146 Skill of GEFS Medium-Range Reforecasts for Rossby Wave Breaking Associated with Extreme Precipitation in the Central and Eastern U.S

Monday, 23 January 2017
4E (Washington State Convention Center )
Benjamin J. Moore, SUNY, Albany, NY; and L. F. Bosart and D. Keyser

Skill of 1–16-day forecasts from the NOAA global ensemble forecast system (GEFS) reforecast dataset is assessed for a 1985–2015 cool-season (September–May) climatology of Rossby wave breaking (RWB) events over North America associated with extreme precipitation in the central and eastern U.S.  It is found that the skill of 250-hPa geopotential height forecasts over the U.S. for RWB events is on average lower than that for the GEFS-based climatology, particularly at lead times beyond 5 days. Furthermore, as lead time increases the GEFS tends to increasingly underforecast the amplitude and overforecast the phase speed of potential vorticity (PV) streamers (i.e., elongated troughs) linked to RWB, indicating a tendency to underforecast the strength of RWB.  Consistent with the errors in PV streamer amplitude and phase speed, the GEFS tends to underforecast moisture flux and precipitation amounts downstream of PV streamers.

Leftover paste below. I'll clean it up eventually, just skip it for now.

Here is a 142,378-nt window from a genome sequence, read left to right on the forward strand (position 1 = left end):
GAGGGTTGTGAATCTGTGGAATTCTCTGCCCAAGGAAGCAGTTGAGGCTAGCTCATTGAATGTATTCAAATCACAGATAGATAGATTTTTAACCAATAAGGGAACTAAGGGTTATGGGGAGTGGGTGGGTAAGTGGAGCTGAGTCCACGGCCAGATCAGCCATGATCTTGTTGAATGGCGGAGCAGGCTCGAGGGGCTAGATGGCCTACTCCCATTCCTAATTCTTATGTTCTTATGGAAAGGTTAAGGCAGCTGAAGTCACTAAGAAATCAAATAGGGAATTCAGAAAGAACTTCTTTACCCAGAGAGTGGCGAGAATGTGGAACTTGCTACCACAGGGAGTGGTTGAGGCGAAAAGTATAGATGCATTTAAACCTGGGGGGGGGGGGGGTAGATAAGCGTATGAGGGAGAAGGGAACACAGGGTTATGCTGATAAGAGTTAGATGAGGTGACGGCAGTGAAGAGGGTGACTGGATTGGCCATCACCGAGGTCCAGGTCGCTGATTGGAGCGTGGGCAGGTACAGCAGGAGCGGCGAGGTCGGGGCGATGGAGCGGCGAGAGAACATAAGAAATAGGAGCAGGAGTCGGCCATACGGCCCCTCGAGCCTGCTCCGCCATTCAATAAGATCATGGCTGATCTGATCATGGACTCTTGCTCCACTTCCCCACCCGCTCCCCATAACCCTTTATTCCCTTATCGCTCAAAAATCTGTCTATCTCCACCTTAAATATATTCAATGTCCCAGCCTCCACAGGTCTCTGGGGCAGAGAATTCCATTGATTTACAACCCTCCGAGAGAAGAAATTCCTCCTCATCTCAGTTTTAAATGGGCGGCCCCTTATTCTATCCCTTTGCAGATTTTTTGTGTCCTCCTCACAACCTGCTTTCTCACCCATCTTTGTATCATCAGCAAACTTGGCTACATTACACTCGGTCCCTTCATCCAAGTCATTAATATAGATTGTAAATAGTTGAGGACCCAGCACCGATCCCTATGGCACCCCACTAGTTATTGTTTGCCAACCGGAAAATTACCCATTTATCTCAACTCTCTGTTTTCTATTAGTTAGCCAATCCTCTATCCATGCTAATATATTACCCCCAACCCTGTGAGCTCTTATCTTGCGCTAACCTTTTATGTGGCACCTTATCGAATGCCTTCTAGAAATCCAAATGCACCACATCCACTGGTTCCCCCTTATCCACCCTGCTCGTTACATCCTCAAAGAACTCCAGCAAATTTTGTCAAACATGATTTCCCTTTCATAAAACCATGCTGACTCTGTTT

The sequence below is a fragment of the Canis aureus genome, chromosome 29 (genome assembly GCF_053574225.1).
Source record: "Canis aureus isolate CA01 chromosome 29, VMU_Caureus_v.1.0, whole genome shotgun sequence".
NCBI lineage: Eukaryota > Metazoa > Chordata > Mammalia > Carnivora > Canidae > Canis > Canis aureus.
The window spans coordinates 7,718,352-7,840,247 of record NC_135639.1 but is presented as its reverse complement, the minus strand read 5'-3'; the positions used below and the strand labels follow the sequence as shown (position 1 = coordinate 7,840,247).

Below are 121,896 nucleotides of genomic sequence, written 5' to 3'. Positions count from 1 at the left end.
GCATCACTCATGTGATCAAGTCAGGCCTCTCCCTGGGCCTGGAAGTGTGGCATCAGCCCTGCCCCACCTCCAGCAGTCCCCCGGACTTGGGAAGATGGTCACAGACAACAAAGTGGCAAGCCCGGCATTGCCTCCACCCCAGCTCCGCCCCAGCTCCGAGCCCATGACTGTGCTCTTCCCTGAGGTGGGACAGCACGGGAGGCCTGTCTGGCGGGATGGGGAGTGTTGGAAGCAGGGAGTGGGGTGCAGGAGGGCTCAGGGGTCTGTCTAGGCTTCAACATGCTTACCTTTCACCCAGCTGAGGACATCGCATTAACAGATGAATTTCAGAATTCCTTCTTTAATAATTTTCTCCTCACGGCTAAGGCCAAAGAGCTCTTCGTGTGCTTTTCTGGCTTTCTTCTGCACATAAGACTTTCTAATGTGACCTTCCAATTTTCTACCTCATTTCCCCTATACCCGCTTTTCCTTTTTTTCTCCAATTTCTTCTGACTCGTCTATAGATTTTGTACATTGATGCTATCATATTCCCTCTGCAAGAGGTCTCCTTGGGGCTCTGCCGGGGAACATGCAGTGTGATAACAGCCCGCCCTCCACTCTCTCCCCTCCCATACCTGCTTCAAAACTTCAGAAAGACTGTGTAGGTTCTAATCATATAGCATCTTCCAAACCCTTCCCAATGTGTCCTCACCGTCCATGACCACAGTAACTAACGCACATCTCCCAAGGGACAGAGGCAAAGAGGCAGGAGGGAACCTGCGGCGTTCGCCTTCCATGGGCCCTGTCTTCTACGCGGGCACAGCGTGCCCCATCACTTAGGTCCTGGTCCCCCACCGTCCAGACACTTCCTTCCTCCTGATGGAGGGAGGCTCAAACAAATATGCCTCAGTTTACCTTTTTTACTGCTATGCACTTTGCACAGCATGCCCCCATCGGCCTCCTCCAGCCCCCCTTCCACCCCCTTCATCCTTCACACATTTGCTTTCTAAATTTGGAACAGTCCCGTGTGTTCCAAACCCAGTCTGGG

Composites of 250-hPa geopotential height error and spread anomalies, calculated relative to the GEFS climatology, for forecasts initialized 6 days prior to RWB onset demonstrate the growth and downstream propagation of anomalously high error and spread across the North Pacific and North America in conjunction with the formation of a well-defined Rossby wave train.  In the composites, error and spread anomalies propagate with the group velocity of the wave train.  Moreover, error and spread increase markedly over North America in conjunction with RWB.

The RWB cases are stratified according to the root-mean-square error for 250-hPa geopotential height forecasts over the U.S. initialized 6 days prior to RWB onset, and the bottom and top quintiles of the distribution, designated as “high-skill” and “low-skill” cases, respectively, are compared. Reanalysis-based composites indicate that, relative to the high-skill cases, the low-skill cases feature a higher-amplitude Rossby wave train across the North Pacific and, moreover, greater poleward moisture flux and stronger diabatic ridge amplification over the eastern North Pacific. GEFS-based composites for the low-skill cases indicate that the ridge amplification is significantly underforecasted, culminating in a forecast wave pattern over North America that is too low in amplitude and too progressive. These errors in the forecast wave pattern directly correspond to large errors in the forecast precipitation over the central and eastern U.S.

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